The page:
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Karen B. London

Karen B. London, PhD, is a Certified Applied Animal Behaviorist and Certified Professional Dog Trainer whose clinical work over the last 17 years has focused on the evaluation and treatment of serious behavioral problems in dogs, especially aggression. Karen has been writing the behavior column for The Bark since 2012 and wrote The Bark’s training column and various other articles for eight years before that. She is an adjunct professor in the Department of Biological Sciences at Northern Arizona University, and teaches a tropical field biology course in Costa Rica. Karen writes an animal column, The London Zoo, which appear in The Arizona Daily Sun and is the author of five books on canine training and behavior. She is working on her next book, which she expects to be published in 2017.

Good Dog: Behavior & Training
Most Dangerous Kinds of Dogs
It’s not about the breed!
The least scary sleeping dogs ever

Not a week goes by that I don’t get asked what I think are the most dangerous kinds of dogs. If what I do for a living comes up, this question often does, too. And when people say “kind” they are typically talking about breed. When I answer that the breed doesn’t have anything to do with it, people are usually skeptical, but there is consensus in the field of canine behavior about this.

Recently, I read a blog post called “The Five Most Dangerous Types of Dogs in the World” that sheds light on what types of dogs are dangerous. It makes clear that we need to pay attention to individual dogs and specific circumstances rather than the dog’s breed. According to this post, the five most dangerous types of dogs are:

Untrained dogs. If a dog has no boundaries, and has never been taught how to behave, he is more likely to injure someone, perhaps by accident.

Fearful dogs. Dogs who are scared or nervous may panic and act aggressively in order to protect themselves. Being afraid is at the root of more canine aggression than any other factor.

Unpredictable dogs. If a dog’s behavior is confusing and does not follow any obvious pattern, it’s easy to be taken off guard by their actions or inadvertently do something that upsets him.

Tired or sick dogs. Just like people, dogs are not at their best when they don’t feel well and most would prefer not to be bothered. Dogs don’t have many ways to let us know they want to be left alone. They sometimes resort to a growl, snap or bite, especially if they’ve already tried to walk away and go off by themselves, and that didn’t get the message across.

Unfamiliar dogs. Not all dogs consider everyone a friend immediately. Lots of dogs need time to warm up to new people and don’t like to be treated as a long lost friend within five seconds of being introduced.. Treating an unfamiliar dog like your best friend can be off-putting to some and lead to aggressive behavior. If you adore all dogs, it’s hard to remember that the feeling of love at first sight may not always be mutual.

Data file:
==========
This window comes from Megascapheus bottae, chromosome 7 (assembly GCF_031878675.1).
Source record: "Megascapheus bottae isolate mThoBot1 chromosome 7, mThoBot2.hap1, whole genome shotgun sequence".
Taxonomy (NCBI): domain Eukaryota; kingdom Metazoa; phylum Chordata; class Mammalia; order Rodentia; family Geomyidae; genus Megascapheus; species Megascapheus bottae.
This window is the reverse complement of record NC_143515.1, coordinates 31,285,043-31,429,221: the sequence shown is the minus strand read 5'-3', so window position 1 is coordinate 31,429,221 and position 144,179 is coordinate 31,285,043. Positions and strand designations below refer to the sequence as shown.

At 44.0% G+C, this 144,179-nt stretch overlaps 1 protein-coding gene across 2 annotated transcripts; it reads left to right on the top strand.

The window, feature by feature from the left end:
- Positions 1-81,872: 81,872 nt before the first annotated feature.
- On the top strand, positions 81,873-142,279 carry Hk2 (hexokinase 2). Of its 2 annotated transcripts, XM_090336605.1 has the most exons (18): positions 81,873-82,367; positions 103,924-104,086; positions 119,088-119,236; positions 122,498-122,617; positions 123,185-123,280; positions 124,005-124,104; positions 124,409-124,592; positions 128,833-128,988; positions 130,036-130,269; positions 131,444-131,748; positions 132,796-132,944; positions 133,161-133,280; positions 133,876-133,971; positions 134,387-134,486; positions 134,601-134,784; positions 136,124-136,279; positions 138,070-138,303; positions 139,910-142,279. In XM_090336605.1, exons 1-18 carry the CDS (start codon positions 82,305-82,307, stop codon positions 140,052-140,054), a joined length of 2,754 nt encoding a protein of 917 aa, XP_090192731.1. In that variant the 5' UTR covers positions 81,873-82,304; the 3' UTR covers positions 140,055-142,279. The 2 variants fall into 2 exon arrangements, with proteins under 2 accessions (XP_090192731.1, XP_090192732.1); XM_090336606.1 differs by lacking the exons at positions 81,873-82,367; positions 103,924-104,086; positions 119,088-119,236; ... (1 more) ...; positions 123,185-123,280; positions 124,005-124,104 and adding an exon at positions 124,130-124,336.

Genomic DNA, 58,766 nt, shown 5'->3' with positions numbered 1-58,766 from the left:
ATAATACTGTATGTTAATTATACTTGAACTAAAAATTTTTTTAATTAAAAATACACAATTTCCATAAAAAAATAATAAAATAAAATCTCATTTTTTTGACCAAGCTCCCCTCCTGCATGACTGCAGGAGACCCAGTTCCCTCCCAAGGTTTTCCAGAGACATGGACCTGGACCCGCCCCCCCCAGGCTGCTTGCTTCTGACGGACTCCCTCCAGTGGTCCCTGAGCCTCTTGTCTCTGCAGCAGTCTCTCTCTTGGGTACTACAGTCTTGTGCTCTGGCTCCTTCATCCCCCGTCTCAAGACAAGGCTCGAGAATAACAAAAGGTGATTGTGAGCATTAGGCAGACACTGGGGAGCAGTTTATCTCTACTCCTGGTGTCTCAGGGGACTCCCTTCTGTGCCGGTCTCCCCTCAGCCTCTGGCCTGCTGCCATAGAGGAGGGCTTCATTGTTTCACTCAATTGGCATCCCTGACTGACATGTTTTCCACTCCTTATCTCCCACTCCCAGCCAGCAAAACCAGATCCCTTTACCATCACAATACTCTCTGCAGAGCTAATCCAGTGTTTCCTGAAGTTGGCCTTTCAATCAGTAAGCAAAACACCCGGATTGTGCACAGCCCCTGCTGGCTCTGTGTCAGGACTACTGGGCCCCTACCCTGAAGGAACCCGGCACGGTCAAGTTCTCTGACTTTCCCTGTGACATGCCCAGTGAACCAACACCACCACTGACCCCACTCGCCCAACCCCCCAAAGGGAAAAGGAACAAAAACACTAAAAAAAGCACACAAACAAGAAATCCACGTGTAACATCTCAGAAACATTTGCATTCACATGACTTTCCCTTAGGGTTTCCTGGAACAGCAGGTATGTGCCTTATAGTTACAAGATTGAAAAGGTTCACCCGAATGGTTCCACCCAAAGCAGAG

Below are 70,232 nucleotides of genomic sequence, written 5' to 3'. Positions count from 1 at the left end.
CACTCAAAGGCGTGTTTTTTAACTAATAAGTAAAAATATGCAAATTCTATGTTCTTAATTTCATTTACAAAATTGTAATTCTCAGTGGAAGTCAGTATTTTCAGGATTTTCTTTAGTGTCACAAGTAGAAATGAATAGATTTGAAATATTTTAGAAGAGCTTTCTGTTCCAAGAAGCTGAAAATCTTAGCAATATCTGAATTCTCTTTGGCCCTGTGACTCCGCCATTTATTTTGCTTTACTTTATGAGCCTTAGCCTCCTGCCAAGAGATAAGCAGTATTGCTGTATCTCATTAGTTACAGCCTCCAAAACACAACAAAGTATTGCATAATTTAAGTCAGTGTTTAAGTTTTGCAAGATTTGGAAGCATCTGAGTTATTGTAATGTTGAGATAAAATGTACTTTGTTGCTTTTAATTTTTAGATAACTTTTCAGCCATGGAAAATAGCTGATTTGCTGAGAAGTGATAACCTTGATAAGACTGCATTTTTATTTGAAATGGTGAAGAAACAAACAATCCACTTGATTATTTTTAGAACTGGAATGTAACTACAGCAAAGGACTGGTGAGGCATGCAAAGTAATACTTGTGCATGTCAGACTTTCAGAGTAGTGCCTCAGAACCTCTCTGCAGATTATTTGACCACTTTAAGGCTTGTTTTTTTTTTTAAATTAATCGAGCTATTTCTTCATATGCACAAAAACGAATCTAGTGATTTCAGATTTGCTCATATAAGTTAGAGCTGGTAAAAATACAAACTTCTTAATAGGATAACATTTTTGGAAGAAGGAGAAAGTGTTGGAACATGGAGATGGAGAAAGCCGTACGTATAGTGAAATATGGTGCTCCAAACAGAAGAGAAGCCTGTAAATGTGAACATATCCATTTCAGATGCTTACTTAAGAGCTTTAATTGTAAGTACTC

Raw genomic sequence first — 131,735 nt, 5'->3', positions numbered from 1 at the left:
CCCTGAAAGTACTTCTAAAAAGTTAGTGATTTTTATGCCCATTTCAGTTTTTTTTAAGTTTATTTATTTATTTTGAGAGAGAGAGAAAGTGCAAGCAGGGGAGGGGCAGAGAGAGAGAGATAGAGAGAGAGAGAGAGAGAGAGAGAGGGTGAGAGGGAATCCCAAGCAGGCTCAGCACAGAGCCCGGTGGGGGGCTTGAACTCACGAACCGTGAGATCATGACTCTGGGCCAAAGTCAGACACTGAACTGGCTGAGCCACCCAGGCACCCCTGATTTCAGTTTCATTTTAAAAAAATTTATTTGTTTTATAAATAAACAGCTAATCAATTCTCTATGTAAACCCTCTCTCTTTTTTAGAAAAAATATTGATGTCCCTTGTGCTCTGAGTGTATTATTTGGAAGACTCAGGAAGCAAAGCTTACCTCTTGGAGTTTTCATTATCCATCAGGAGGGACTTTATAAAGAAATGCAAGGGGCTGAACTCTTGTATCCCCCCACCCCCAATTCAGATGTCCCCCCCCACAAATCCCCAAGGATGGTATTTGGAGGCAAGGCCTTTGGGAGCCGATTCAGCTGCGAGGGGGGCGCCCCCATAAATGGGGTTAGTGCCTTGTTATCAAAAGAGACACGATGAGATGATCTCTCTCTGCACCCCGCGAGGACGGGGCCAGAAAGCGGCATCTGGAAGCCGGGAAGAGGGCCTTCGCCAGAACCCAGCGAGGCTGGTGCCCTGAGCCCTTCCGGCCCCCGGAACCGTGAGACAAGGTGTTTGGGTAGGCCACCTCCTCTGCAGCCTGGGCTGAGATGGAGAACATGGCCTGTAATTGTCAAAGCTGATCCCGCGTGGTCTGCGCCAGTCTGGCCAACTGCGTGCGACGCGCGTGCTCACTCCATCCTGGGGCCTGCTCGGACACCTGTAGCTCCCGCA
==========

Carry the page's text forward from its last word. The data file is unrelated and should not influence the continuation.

There are plenty of dogs in each of these categories that are not dangerous in the slightest, but it makes sense to consider these potential risk factors and act accordingly.

Good Dog: Behavior & Training
Especially Breathtaking
What makes your dog’s beauty show?

Marley was in his element, taking a walk in one of his favorite spots with the nearby mountains showing off the last of their spring snow. The sunshine highlighted the reddish tones of his coat, and his face was radiant with happiness. I took a picture because my thought at the time was, “Everything about this moment shows off how magnificent this animal is.”

All dogs look especially attractive to me when they are happy, but it takes more than that to bring out the very best look in any dog. There’s often a perfect combination of factors that allows a dog’s beauty to show. It may have to do with their behavior at that moment, or the situation, or the specific facial expression. It’s rarely about how naturally nice-looking the dog is, because that’s not what’s important.

A mother dog with pups who is lovingly caring for them may highlight her most lovely self. Some dogs look the most appealing when they are engaged in a joyful game of fetch along the ocean shore. Eye-catching good looks can be seen in the happiness of a dog greeting someone after a long absence or in the peaceful sleep after a full day of strenuous exercise.

Beauty is in the eye of the beholder, and every individual is different, so there are an infinite number of ways for dogs to display their appeal. What factors best bring out your dog’s beauty?

Good Dog: Behavior & Training
Profile of Claudia Fugazza and Her “Do as I Do” Training Program

Recently, scientist Claudia Fugazza got out of the bathtub, drained it and then watched her newest dog, Velvet, jump in and spend several minutes lying in the tub as though she were relaxing. Despite the potential mess, Fugazza had no objection to Velvet’s activity. In fact, she had decided not to inhibit Velvet from performing behaviors inspired by her own actions.

Many dogs are inhibited, however. We reach into our bag, and when the dog sniffs its interior, we say, “No!” When we sit on the couch and then they sit on the couch, we tell them to get off, and we react the same way if they start to dig in the yard after we do.

Velvet is not the only one of Fugazza’s dogs to mimic some of her actions. One night several years ago, Fugazza was surprised to hear water running in the bathroom; she thought she had turned it off. When it happened again the next night, she began to suspect that her dog Siria, who loved to drink directly from the tap, was responsible. On a subsequent night, Fugazza made sure the water was off, then kept an eye on Siria. As she watched, Siria went into the bathroom, opened the faucet with her nose and drank from the stream.